Myoclonus is not a disease but a symptom of an infection or a condition such as a stroke, liver or kidney failure, poisoning, brain tumor, and other disorders. It is caused by prolonged deprivation of oxygen to the brain (hypoxia). It is usually one of several disorders caused by the underlying condition.
Groups of muscles that are affected contract briefly as if an electric shock ran through the body. These contractions can also have psychological causes and be physiological (for example when falling asleep or in the case of hiccups).
Myoclonus can be focal (located in one area), segmental (affecting contiguous areas), multifocal (independently present in different areas), generalized and can be also cause by some medications or brain disorders.
Myoclonus becomes evident with the appearance of jerks or twitches. They can occur in patterns or sequences or there may be no pattern to them at all. They can be occasional or frequent. The twitching is uncontrollable. It may begin in one area of the body and then appear in other areas, too. At its most severe, it can impact the ability to walk, talk, or even eat.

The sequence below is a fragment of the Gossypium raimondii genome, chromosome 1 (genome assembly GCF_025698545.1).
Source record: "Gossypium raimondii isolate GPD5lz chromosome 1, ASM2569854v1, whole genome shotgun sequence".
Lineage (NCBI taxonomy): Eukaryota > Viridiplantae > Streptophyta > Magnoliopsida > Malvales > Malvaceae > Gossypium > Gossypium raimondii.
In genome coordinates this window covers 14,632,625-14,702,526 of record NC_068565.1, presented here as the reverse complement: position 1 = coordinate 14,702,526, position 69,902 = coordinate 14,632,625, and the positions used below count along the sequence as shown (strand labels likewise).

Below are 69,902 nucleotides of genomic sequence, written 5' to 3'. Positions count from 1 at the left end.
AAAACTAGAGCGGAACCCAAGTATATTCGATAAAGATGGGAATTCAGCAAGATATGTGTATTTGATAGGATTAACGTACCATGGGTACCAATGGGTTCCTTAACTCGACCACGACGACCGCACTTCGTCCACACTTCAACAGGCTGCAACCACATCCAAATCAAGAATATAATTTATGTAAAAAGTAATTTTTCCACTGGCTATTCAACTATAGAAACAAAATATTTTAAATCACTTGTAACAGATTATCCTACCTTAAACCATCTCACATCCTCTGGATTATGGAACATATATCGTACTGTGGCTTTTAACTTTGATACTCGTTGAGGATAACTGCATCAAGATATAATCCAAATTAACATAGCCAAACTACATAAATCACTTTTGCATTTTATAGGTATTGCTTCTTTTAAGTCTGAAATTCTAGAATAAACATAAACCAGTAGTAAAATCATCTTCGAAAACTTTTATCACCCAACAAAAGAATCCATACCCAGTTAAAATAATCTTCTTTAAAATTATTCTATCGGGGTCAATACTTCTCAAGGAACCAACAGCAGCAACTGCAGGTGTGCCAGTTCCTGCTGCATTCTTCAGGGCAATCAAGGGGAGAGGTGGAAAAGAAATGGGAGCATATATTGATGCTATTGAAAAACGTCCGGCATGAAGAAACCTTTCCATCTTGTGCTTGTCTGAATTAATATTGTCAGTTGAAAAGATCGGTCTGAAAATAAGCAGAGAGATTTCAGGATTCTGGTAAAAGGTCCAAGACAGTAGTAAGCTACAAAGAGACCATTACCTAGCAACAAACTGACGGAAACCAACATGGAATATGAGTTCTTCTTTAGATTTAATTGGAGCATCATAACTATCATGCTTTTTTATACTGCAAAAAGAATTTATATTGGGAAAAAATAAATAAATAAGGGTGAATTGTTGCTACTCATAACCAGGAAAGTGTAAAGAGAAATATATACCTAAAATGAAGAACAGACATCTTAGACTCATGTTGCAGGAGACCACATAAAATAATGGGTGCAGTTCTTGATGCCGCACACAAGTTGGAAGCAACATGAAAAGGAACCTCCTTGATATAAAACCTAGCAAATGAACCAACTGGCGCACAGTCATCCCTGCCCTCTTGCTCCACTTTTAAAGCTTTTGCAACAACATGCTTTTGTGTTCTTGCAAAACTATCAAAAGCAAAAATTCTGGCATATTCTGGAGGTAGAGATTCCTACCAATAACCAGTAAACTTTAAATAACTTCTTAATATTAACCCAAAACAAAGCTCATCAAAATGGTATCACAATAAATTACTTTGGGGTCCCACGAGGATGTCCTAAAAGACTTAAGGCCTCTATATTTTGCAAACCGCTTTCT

The focus of treatment for myoclonus usually is on treating the main condition; however, treating the symptom of myoclonus may be part of that. Clonazepam is one of the most common drugs used to treat myoclonus. A small dosage is usually prescribed by a doctor and then increased as necessary.
Other drugs that are used to treat myoclonus include primiodone, levetiracetam, phenytoin, and barbiturates. These are drugs typically used to treat epilepsy as they slow down the central nervous system.
Multiple drugs are sometimes used in treating myoclonus because some drugs do not work on their own but when used with other drugs are effective.